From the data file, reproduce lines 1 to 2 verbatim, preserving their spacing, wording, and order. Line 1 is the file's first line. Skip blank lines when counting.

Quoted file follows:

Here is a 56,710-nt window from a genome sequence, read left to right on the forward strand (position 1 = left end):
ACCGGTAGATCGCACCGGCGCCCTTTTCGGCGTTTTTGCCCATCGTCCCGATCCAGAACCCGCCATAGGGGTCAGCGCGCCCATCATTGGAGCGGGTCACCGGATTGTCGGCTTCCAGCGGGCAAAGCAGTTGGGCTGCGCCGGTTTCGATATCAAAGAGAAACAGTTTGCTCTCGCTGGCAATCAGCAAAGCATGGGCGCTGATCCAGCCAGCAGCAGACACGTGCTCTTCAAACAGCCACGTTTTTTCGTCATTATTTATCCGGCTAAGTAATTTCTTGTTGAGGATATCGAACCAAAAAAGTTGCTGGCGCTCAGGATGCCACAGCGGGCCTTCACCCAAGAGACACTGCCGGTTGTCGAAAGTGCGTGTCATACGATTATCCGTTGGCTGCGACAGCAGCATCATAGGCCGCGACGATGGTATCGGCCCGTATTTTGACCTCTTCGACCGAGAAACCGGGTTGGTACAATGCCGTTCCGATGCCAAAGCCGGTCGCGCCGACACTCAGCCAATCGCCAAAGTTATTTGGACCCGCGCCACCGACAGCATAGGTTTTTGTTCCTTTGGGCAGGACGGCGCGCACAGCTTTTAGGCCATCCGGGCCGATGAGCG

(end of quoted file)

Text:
Here is a 56,710-nt window from a genome sequence, read left to right on the forward strand (position 1 = left end):
ACCGGTAGATCGCACCGGCGCCCTTTTCGGCGTTTTTGCCCATCGTCCCGATCCAGAACCCGCCATAGGGGTCAGCGCGCCCATCATTGGAGCGGGTCACCGGATTGTCGGCTTCCAGCGGGCAAAGCAGTTGGGCTGCGCCGGTTTCGATATCAAAGAGAAACAGTTTGCTCTCGCTGGCAATCAGCAAAGCATGGGCGCTGATCCAGCCAGCAGCAGACACGTGCTCTTCAAACAGCCACGTTTTTTCGTCATTATTTATCCGGCTAAGTAATTTCTTGTTGAGGATATCGAACCAAAAAAGTTGCTGGCGCTCAGGATGCCACAGCGGGCCTTCACCCAAGAGACACTGCCGGTTGTCGAAAGTGCGTGTCATACGATTATCCGTTGGCTGCGACAGCAGCATCATAGGCCGCGACGATGGTATCGGCCCGTATTTTGACCTCTTCGACCGAGAAACCGGGTTGGTACAATGCCGTTCCGATGCCAAAGCCGGTCGCGCCGACACTCAGCCAATCGCCAAAGTTATTTGGACCCGCGCCACCGACAGCATAGGTTTTTGTTCCTTTGGGCAGGACGGCGCGCACAGCTTTTAGGCCATCCGGGCCGATGAGCG